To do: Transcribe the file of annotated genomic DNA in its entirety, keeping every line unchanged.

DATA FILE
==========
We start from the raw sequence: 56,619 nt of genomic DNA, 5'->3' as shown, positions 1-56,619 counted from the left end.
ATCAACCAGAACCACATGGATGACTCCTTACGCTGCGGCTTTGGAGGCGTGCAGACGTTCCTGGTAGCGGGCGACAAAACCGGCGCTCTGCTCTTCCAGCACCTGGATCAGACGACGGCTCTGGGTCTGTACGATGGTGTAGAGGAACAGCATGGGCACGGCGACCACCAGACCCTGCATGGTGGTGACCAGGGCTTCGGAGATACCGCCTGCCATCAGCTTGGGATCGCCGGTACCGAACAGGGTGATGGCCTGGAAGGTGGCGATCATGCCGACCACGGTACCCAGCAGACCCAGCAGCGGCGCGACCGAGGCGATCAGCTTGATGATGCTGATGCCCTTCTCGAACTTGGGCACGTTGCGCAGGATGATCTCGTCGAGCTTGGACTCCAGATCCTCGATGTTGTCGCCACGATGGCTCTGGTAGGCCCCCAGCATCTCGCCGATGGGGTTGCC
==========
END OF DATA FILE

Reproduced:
We start from the raw sequence: 56,619 nt of genomic DNA, 5'->3' as shown, positions 1-56,619 counted from the left end.
ATCAACCAGAACCACATGGATGACTCCTTACGCTGCGGCTTTGGAGGCGTGCAGACGTTCCTGGTAGCGGGCGACAAAACCGGCGCTCTGCTCTTCCAGCACCTGGATCAGACGACGGCTCTGGGTCTGTACGATGGTGTAGAGGAACAGCATGGGCACGGCGACCACCAGACCCTGCATGGTGGTGACCAGGGCTTCGGAGATACCGCCTGCCATCAGCTTGGGATCGCCGGTACCGAACAGGGTGATGGCCTGGAAGGTGGCGATCATGCCGACCACGGTACCCAGCAGACCCAGCAGCGGCGCGACCGAGGCGATCAGCTTGATGATGCTGATGCCCTTCTCGAACTTGGGCACGTTGCGCAGGATGATCTCGTCGAGCTTGGACTCCAGATCCTCGATGTTGTCGCCACGATGGCTCTGGTAGGCCCCCAGCATCTCGCCGATGGGGTTGCC